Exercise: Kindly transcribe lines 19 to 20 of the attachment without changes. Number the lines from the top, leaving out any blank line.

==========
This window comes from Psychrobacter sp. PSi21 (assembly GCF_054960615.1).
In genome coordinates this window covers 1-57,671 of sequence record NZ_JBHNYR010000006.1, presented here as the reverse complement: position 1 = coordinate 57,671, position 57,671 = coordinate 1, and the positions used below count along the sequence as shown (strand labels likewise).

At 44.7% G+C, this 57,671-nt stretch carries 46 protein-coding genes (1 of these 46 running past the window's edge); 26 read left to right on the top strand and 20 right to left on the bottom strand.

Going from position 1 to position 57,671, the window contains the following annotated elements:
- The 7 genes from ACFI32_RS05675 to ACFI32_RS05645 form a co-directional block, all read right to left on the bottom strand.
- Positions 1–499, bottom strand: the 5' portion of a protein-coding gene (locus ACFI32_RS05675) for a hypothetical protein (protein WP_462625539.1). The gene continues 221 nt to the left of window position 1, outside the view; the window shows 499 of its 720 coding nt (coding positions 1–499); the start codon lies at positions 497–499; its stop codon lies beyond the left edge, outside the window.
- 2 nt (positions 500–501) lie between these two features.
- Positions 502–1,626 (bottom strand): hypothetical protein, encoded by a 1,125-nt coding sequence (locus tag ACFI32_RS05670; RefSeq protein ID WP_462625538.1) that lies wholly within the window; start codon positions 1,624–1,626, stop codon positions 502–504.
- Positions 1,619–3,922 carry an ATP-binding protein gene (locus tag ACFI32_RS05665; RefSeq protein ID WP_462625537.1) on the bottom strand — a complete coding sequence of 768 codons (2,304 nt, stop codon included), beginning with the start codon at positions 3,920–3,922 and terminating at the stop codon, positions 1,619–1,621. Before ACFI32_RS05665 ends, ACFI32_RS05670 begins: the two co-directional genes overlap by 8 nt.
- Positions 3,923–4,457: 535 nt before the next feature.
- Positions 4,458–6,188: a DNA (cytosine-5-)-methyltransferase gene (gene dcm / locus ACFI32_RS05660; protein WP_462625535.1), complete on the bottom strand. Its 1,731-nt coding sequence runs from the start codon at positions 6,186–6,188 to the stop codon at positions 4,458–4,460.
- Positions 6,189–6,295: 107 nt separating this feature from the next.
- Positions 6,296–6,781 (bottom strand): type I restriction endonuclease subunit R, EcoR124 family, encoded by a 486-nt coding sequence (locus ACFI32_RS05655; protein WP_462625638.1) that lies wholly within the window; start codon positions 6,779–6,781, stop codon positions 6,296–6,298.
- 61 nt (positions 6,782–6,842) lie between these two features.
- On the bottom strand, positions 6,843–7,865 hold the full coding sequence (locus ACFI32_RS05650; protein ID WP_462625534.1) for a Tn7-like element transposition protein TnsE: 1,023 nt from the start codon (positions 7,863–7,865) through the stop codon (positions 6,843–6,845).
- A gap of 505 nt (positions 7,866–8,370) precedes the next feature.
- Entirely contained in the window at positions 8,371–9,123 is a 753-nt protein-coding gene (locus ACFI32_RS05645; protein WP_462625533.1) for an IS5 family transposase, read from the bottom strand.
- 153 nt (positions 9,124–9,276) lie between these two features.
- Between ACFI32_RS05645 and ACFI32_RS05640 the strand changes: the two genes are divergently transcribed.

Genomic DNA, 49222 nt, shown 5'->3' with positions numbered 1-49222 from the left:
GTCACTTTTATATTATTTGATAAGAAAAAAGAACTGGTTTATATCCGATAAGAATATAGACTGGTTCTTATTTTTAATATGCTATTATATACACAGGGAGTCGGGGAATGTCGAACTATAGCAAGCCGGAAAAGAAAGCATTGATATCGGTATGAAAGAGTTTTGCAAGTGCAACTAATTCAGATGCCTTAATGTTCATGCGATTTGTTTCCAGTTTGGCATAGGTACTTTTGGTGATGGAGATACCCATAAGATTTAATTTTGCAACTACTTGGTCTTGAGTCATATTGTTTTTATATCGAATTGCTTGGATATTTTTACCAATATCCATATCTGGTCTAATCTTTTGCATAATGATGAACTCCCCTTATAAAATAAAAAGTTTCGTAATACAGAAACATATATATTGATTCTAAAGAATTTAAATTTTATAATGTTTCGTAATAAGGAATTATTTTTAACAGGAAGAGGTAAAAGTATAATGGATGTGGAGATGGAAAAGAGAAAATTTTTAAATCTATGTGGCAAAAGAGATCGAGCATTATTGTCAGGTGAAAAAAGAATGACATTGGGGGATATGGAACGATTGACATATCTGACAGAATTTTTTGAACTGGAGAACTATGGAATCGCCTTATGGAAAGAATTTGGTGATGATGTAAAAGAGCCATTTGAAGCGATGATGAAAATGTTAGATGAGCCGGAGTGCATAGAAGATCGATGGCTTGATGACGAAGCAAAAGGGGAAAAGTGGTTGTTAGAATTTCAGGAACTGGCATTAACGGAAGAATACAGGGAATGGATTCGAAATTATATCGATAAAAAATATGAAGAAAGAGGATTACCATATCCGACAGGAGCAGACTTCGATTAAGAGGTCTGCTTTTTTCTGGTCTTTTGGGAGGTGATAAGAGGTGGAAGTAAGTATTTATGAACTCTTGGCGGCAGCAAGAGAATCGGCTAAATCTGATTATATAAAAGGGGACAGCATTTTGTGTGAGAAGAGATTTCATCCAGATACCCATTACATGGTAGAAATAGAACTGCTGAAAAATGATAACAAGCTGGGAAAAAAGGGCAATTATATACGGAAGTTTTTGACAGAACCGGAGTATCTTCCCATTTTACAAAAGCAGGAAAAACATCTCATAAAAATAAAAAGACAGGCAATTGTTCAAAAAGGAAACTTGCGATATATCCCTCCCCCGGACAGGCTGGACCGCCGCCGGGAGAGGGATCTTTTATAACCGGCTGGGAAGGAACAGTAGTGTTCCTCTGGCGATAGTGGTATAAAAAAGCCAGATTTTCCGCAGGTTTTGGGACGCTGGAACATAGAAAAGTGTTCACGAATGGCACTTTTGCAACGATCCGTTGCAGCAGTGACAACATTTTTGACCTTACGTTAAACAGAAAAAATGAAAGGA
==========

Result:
- Between ACFI32_RS05645 and ACFI32_RS05640 the strand changes: the two genes are divergently transcribed.

Genomic DNA, 49222 nt, shown 5'->3' with positions numbered 1-49222 from the left: